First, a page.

This week’s headlines have been all about Apple’s purchase of AR company NextVR, and for good reason.
Apple’s been rumoured to be working on a custom AR/VR headset similar to the now defunct Google Glass for years and NextVR’s overt focus on the area lends serious credence to the industry rumblings.
But, it’s not been all good news for Apple. Since the new broke a mob of naysayers has come out of the woodwork claiming Apple’s on the verge of making a huge mistake, highlighting the painstakingly terrible experience offered by Google’s first generation wearable. But for us here at Trusted Reviews’ these people are well and truly wrong as, if any company’s going to take AR to the masses, it’ll be Apple. Here’s why.
Apple has a habit of taking products we don’t need (I’m looking at you, iPad) and making them painfully popular. It might be a few years before the new AR glasses become the norm, but iPhone owners will eventually succumb to the flashy Apple specs.
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Google made quite a hash of its short-lived Glass product when it came out in 2014. The tech-infused spectacles came with a hefty $1,500 price tag but looked a bit like a low-budget sci-fi prop (see above.)
The glasses also featured a built-in camera, which made a lot of people uncomfortable because of obvious privacy reasons. Partly because of this, people who wore the product swiftly earned the unflattering nickname of ‘Glassholes.’
The real problem for the glasses was that it wasn’t clear what they were supposed to do. The wearable could take pictures quickly, but it had no real world use or unique functions. It was basically a very expensive, novelty toy that made an interesting talking point at parties.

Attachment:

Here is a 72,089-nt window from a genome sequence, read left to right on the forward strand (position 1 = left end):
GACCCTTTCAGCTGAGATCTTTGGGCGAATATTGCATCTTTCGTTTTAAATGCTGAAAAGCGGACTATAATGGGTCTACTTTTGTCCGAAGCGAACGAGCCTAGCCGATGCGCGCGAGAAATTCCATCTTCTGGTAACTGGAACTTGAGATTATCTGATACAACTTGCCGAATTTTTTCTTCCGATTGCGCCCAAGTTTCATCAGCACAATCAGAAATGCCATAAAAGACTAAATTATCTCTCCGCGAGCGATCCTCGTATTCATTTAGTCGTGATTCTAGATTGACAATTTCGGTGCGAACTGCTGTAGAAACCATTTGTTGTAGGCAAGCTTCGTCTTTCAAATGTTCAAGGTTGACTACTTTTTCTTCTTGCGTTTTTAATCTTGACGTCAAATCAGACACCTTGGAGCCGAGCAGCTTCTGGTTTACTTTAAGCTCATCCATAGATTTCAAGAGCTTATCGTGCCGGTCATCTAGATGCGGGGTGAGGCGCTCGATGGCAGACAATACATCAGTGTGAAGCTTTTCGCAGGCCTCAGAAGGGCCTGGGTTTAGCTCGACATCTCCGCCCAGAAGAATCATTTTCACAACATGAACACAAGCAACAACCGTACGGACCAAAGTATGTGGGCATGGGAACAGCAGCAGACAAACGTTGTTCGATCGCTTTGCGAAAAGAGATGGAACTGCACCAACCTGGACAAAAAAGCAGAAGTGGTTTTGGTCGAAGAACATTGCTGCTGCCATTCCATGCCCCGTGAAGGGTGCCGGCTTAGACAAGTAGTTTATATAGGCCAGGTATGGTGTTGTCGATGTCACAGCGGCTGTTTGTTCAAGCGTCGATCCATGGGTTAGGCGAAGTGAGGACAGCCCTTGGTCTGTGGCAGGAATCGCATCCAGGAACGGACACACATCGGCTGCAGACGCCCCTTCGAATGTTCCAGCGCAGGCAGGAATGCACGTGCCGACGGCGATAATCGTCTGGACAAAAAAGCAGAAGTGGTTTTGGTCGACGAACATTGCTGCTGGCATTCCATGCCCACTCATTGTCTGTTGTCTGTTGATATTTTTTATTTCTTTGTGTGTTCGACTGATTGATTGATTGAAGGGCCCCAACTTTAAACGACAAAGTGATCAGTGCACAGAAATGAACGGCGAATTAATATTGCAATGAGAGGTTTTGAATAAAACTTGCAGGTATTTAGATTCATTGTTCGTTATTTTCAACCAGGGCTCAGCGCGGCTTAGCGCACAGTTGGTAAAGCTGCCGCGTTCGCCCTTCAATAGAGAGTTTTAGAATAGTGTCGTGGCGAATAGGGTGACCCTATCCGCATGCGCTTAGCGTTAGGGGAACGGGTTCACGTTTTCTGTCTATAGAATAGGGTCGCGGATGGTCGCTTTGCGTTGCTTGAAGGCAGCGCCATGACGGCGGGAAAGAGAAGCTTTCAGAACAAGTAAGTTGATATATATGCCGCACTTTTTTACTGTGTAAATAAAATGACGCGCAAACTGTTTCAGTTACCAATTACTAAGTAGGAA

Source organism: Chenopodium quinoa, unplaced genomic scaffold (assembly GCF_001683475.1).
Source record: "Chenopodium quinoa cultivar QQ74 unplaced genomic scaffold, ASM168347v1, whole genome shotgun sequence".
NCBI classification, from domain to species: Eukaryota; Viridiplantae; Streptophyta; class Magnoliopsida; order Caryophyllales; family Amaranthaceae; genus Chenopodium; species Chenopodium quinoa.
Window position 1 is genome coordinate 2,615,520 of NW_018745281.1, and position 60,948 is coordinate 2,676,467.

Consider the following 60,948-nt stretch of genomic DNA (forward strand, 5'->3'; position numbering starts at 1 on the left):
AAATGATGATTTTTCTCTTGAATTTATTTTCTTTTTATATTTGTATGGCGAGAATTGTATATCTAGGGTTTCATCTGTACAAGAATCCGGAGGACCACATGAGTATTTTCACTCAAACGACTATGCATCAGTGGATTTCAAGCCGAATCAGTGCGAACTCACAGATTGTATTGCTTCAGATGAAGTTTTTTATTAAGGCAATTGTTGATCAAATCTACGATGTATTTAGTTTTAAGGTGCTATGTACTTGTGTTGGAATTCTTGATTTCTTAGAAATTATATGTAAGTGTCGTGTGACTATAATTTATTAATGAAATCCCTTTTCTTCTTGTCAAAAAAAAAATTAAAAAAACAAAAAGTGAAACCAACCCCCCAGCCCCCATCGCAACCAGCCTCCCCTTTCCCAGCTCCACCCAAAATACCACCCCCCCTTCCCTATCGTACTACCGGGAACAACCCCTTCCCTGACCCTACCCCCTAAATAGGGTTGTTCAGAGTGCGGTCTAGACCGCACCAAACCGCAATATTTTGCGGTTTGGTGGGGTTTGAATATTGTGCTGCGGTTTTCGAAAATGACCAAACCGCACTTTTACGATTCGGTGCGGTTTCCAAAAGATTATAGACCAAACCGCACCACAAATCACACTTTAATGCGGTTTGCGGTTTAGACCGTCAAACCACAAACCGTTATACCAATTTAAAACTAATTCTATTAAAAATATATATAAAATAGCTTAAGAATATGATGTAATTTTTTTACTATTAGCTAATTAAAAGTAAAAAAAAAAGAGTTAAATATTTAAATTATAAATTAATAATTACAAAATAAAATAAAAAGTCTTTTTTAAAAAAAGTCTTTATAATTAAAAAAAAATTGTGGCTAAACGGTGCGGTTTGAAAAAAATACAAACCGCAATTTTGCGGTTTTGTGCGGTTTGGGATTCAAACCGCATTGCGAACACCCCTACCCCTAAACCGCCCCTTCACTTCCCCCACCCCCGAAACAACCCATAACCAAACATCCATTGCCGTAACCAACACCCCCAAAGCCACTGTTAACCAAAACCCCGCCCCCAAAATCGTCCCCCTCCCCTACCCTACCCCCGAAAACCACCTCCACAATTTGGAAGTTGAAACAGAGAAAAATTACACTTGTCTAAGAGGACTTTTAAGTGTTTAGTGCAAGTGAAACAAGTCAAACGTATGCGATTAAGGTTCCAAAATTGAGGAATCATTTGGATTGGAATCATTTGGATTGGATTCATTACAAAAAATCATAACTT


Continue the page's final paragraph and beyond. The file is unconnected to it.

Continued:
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This is where Apple comes in, because that company thrives on making expensive, novelty toys that people like to talk about at parties.
However you feel about Apple, you can’t deny that the company’s products always look particularly appealing. Unlike Google, Apple isn’t likely to fumble the aesthetics on the product – which is important because wearables shouldn’t make you look like an absolute dingus (sorry Google.)
A new leak from Jon Prosser at Front Page Tech also suggests that Apple’s Glass product will be camera-free. So it’s clear that the company is trying to avoid repeating Google’s mistakes.
That same leak suggests that Apple Glass will rely on your iPhone for processing, rather than have an on-board processor to do the heavy lifting. Because of this, we could be looking at a price tag as low as $499.
Then there’s the NextVR purchase, which will give it most of the tech it needs to deliver a compelling AR/VR experience.
Related: Apple buys NextVR
If you put all this together, you have a low-priced, good-looking pair of glasses that gives Apple devotees an easy way to play around with immersive media. This might be limited to augmented reality, but it could have elements of VR thrown in.
Does this sound like a necessary bit of tech? No, but it doesn’t need to be – Apple will likely pitch this as something that’s more fun than functional.
Rumours suggest that the company will reveal the product either later this year or early in 2021, but the product itself will only hit the shelves in late 2021. That’s a whole lot of time for iPhone owners and Apple bloggers to work up some excitement – and for keen AR enthusiasts such as ourselves to start saving up the pennies.